The Everglades Handbook
And why it's the Everglades best book

There’s other books out there …

But for me Tom Lodge’s book is the best.

Buy The Everglades Handbook, by Thomas E Lodge

Why? For one, it passes my number one test: It’s highly rereadable. By rereadable, I mean that I read it over and over again. Partly because the material is so good, and rather technical in nature — thus it takes multiple reads to fully digest, but Tom also knows how to turn a sentence. More than just a scholarly accomplishment — and that it very much is, this book is a literary masterpiece. The sentences and the words he uses are just fun, and thought-provoking, to read. The introductory section to the Big Cypress alone is chock full of little anecdotes and diatribes on how the region got its name. Another reason I love it is that he chronicles how the book evolved with each new edition, including his sessions with the Marjory Stoneman Douglas. This book brings the Everglades to life, both the ecosystem and the scope of what it takes for a person to understand the place. Spoiler alert: I am a bit partial because I have a signed copy. But the truth is I actually have two copies of his book: One at work and one at home. Whenever I get a spare fifteen minutes, I love picking it up and digging in. I find something new each time. This books a rereadable and a “must have” for any book shelf. Notice in the video how I prominently feature it on the middle shelf.

About WERP
The art (and need) of unofficial reports

Where can you find a good report …

On the Comprehensive Everglades Restoration Plan (CERP)?


The maps are particularly useful

Answer: You can’t. Or you could, if you enjoy reading through through what they call “The Yellow Book.” And don’t get me wrong: The Yellow Book contains a wealth of information, nor has it lost its relevancy over time. Even today, people continue to reference it as the bible of what is and is not included in CERP at the same time the original 68 projects and 4 feasibility reports it describes have morphed and evolved over time. But still: Back to the original question — where can you find a book on Everglades Restoration, or at least at thin tome that explains what it is and how it evolved in words that a layperson can understand.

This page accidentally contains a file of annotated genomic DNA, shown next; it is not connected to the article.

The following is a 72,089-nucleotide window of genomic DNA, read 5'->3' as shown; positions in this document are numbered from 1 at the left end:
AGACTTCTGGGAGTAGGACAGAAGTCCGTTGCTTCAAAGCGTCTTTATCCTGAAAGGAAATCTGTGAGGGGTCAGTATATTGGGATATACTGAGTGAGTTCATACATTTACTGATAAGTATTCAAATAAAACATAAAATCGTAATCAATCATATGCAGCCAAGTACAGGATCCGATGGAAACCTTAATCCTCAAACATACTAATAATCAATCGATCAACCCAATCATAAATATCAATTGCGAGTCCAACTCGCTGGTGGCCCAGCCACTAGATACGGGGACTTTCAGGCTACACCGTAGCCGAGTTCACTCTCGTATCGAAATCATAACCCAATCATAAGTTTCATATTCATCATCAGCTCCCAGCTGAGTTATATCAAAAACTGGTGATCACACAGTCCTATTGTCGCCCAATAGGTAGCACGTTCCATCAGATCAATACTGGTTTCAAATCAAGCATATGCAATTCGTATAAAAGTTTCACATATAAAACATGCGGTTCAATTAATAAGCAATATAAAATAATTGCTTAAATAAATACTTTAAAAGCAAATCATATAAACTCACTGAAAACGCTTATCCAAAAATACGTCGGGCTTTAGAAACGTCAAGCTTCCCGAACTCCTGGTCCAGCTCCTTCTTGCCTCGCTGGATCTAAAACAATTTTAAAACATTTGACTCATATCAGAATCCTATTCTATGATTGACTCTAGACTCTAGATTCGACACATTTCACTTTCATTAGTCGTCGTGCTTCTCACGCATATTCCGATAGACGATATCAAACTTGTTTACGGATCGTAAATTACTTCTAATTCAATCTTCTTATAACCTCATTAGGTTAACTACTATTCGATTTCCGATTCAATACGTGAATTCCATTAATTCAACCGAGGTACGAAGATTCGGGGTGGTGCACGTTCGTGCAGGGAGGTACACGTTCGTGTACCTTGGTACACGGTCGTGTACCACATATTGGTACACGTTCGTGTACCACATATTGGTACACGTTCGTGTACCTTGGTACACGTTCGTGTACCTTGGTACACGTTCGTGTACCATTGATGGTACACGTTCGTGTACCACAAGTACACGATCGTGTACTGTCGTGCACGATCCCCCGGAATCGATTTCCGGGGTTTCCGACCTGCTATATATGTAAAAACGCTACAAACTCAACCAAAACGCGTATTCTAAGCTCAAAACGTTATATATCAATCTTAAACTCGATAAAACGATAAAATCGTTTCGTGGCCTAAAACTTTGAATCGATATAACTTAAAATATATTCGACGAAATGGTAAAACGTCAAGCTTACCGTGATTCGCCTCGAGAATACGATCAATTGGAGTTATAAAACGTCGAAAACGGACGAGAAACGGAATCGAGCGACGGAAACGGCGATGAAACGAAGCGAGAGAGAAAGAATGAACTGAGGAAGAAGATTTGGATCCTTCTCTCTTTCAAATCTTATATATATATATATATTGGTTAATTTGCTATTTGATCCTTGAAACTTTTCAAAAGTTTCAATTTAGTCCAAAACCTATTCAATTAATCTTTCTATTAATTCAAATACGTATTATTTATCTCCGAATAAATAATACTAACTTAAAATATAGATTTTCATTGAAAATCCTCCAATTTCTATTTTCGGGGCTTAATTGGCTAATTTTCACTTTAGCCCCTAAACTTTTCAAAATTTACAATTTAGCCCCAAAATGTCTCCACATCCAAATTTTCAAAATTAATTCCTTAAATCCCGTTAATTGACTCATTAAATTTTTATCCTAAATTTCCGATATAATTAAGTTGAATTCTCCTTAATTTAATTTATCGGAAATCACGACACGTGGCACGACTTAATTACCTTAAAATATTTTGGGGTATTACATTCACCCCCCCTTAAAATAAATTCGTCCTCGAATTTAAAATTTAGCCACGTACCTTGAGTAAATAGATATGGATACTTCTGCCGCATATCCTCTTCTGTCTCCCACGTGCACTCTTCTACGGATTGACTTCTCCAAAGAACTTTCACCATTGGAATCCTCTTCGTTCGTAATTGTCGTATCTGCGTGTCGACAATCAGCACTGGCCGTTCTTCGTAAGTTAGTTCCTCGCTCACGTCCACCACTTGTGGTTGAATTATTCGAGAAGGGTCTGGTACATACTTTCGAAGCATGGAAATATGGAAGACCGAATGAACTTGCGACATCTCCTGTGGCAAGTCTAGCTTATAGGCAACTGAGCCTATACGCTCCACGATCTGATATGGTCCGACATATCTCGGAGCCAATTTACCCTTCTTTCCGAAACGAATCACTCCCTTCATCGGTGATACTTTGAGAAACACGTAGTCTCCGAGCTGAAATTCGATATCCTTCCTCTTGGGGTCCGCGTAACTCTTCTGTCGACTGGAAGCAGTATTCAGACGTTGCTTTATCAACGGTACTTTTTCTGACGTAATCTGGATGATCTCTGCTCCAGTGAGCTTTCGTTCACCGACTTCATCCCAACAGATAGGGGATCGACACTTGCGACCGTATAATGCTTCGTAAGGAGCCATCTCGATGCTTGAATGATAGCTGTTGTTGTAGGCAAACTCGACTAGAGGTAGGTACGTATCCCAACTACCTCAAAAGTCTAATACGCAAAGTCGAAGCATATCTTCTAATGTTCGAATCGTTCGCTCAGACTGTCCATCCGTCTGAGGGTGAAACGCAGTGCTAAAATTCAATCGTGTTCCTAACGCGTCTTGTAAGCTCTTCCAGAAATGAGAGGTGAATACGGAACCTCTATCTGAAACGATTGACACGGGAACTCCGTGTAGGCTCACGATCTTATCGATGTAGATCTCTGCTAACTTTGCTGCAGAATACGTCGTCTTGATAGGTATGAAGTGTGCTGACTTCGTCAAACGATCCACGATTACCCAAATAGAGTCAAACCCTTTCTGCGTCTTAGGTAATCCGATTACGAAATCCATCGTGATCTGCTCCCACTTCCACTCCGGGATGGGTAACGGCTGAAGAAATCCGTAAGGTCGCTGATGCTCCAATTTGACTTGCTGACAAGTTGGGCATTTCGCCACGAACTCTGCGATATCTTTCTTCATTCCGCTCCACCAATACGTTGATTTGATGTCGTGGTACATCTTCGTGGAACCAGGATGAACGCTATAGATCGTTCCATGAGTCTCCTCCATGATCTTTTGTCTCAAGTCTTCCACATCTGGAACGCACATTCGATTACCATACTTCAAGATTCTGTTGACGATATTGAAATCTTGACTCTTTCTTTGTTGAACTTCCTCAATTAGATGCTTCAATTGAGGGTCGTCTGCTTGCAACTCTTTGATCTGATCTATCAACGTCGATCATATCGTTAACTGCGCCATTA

With that in mind, I put together a summary report of a subcomponent of CERP called the Western Everglades Restoration Plan (WERP). It’s not meant to be official or even comprehensive, but rather organize thoughts about the project, its history and current state (as of 2020) feathered together with some useful photographs and maps.

Florida Weather
The Book

I know what you’re thinking …

That’s kind of a bland title for a book.

Video review of the book

Only, there’s nothing bland about Florida Weather …

Neither the subject nor this book. The book is truly a gift. It opened my eyes to a place I thought – as many do when arriving from Up North – to be a seasonless land. Winsberg puts that fallacy immediately to rest by his organization of the book around the four seasons themselves: Summer, Fall, Winter and Spring. The simplicity of structure provides the foundation for a truly unique and impressively quantitative exploration of the four seasons, Florida style. If that sounds dry, it’s not. The book is chock full of historical anecdotes, summary maps and other interesting tidbits.

For me the book is like an old friend, as all good rereadables are. Time and time again I find myself pulling this relatively thin tome off my shelf to brush up on the season or just simply to relax. The book helped me bond with Florida.

It also made me an instant expert on the weather.

Thank you to Morton D. Winsberg and his collaborators for this wonderful book!

Swamp before canals
And strands reigned supreme

Canals are easy to ignore …

They are hair-line thin compared to the greater watershed.


This report challenges the old view

But a closer look reveals that canals and levees have played an oversized and often ignored (or at least under-appreciated) role in how water moves in the Big Cypress Swamp. For much of its history, the Preserve has been long imagined to be carved in the shape of a rain driven watershed, thus making it relatively immune to outside hydrologic alterations to the North, West and East.  In recent years, a paradigm shift has re-cast the Preserve in the new light that it is only “rain driven” because everything else (i.e. the North West and East) has been boxed out or drained away.  The imperative of this new paradigm is clear: Hydrologic restoration is vital to the ecological health of the preserve. 

Watershed reader

Understanding the hydrology of a watershed is no simple matter.

Unraveling its mystery requires reading many books.

Timeline of major hydrology,
water management, water quality
and geology reports for the preserve 

Oftentimes re-reading them too!